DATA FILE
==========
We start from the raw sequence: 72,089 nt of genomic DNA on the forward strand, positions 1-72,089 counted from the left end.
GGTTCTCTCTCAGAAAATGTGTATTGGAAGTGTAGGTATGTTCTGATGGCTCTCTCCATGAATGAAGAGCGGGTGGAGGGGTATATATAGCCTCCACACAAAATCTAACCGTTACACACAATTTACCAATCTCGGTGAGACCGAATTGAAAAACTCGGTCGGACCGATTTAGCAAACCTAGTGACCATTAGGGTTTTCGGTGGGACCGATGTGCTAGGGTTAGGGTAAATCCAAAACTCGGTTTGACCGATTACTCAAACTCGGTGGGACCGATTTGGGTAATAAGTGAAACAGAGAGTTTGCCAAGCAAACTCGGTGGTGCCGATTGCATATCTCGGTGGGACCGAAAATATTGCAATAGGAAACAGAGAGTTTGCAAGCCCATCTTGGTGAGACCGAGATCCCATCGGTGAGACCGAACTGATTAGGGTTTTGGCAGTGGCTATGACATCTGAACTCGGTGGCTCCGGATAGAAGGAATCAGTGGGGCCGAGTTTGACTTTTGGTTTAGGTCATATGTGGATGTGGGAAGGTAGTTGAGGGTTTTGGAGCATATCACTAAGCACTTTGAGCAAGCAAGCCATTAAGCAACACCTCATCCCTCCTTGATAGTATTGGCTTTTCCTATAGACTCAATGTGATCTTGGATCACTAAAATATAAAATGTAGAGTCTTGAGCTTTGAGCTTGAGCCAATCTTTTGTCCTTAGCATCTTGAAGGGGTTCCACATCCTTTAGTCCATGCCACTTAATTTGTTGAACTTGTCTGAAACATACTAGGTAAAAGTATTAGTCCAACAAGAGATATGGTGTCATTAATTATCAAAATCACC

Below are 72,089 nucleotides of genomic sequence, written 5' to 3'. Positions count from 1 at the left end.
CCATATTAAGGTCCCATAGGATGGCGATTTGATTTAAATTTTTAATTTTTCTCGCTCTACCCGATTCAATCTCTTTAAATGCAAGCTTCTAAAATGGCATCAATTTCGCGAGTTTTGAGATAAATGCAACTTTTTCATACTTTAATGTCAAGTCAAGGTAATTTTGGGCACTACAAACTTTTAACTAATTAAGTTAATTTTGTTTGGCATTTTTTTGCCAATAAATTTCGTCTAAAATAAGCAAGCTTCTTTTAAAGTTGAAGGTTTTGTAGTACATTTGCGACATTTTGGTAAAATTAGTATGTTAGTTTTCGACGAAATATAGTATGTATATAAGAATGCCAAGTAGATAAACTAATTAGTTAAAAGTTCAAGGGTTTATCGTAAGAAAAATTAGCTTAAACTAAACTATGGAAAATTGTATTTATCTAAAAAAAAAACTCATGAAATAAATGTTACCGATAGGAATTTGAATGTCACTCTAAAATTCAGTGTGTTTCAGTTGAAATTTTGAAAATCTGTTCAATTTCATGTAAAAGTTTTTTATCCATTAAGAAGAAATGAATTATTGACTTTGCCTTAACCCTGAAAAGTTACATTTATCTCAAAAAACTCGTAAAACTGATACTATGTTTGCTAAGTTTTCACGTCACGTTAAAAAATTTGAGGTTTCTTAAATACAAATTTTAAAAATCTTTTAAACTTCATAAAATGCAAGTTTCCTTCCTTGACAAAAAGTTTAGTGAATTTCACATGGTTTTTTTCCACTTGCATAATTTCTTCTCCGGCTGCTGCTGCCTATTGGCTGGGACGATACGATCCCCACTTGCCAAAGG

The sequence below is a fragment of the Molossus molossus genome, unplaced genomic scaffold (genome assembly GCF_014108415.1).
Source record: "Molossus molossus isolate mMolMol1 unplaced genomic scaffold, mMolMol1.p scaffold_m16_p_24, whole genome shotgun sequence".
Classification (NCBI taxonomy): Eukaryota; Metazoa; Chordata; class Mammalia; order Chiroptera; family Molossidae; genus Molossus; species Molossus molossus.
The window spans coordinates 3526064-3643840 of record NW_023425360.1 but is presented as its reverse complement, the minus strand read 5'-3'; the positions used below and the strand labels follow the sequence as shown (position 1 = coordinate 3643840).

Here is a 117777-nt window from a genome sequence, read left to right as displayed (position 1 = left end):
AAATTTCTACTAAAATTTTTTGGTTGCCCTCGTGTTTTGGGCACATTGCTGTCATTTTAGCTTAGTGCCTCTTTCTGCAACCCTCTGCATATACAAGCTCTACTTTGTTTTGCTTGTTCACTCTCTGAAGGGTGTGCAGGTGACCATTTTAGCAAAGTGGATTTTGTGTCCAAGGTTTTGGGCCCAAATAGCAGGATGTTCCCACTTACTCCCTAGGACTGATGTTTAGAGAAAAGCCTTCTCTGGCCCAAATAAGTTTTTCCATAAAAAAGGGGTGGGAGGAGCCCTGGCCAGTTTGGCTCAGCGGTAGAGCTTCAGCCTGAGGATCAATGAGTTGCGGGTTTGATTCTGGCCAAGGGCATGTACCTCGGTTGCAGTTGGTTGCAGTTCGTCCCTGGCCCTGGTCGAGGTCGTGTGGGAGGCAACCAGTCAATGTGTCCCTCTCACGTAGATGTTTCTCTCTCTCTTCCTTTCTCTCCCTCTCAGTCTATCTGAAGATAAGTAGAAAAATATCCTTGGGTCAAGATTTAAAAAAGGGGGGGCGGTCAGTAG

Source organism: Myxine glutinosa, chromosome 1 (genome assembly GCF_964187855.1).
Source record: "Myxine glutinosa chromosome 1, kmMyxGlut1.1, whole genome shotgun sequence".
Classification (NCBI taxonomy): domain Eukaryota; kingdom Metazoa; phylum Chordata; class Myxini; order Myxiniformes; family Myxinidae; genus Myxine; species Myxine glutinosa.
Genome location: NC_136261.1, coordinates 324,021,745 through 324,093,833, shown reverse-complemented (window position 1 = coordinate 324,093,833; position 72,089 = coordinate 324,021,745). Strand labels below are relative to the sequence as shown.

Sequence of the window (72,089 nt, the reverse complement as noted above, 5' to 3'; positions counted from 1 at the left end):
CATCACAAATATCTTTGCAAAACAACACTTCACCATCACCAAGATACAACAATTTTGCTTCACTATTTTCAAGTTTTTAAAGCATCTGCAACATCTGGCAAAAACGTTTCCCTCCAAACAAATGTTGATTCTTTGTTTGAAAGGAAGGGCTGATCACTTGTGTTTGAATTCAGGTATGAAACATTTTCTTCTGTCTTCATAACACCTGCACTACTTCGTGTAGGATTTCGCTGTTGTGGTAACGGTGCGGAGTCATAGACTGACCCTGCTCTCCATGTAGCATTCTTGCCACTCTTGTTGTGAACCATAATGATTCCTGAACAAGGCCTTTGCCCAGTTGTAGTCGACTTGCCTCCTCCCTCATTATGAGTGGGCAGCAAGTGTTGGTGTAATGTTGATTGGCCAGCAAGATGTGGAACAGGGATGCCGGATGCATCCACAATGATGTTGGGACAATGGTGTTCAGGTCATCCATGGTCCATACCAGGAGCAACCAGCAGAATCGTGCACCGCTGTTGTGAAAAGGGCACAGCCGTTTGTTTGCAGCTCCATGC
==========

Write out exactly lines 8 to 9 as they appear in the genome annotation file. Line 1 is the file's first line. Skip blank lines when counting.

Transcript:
The window spans coordinates 3526064-3643840 of record NW_023425360.1 but is presented as its reverse complement, the minus strand read 5'-3'; the positions used below and the strand labels follow the sequence as shown (position 1 = coordinate 3643840).

Here is a 117777-nt window from a genome sequence, read left to right as displayed (position 1 = left end):